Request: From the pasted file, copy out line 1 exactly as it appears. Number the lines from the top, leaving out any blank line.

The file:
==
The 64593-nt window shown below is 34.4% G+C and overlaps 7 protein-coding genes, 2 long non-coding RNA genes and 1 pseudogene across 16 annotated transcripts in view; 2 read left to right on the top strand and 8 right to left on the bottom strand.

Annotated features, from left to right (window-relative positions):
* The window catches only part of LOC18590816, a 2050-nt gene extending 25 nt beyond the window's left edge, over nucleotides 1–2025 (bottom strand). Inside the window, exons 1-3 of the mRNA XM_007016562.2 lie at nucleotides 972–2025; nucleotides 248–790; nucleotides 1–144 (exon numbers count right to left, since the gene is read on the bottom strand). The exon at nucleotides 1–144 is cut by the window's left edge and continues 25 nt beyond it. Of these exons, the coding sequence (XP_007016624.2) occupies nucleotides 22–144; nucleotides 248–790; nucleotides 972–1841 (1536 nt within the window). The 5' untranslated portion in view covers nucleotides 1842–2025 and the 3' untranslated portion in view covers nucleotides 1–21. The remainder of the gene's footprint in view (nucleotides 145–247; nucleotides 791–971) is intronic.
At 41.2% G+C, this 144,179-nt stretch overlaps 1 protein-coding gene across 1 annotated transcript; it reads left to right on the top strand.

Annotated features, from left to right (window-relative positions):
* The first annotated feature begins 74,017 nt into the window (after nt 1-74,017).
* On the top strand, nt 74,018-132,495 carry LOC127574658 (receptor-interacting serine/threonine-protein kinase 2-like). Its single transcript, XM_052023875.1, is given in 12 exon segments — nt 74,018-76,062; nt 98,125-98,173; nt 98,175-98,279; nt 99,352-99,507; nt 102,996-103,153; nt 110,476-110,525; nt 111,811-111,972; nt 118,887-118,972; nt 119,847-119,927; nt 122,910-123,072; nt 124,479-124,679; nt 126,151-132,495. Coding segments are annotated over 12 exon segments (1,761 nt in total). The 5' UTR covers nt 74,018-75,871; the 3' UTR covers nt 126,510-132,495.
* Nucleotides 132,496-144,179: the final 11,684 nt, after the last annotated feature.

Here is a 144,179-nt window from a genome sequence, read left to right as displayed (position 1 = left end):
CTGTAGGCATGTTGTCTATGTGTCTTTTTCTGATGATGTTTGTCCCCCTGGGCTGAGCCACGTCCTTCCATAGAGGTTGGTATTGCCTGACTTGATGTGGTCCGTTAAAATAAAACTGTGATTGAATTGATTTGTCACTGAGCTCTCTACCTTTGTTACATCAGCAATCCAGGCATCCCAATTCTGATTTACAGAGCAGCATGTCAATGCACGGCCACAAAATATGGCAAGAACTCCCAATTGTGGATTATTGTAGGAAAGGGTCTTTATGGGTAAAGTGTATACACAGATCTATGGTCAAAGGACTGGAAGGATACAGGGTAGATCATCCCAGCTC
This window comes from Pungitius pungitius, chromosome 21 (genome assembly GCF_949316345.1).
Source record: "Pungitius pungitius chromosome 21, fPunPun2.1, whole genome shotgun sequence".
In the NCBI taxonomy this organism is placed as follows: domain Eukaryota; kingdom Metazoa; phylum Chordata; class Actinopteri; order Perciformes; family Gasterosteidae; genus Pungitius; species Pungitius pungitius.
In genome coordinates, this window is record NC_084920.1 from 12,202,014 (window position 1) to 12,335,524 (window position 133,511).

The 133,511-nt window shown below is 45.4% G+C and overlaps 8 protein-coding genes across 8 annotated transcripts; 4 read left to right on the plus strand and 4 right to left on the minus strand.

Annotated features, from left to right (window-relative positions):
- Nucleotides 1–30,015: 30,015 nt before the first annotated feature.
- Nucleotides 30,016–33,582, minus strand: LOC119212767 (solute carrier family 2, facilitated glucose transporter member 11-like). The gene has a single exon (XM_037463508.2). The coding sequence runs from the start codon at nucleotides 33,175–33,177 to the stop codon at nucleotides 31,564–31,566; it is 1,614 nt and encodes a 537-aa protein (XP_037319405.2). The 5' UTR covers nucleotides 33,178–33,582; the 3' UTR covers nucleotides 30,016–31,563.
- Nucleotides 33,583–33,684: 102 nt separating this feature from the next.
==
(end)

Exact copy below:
The 64593-nt window shown below is 34.4% G+C and overlaps 7 protein-coding genes, 2 long non-coding RNA genes and 1 pseudogene across 16 annotated transcripts in view; 2 read left to right on the top strand and 8 right to left on the bottom strand.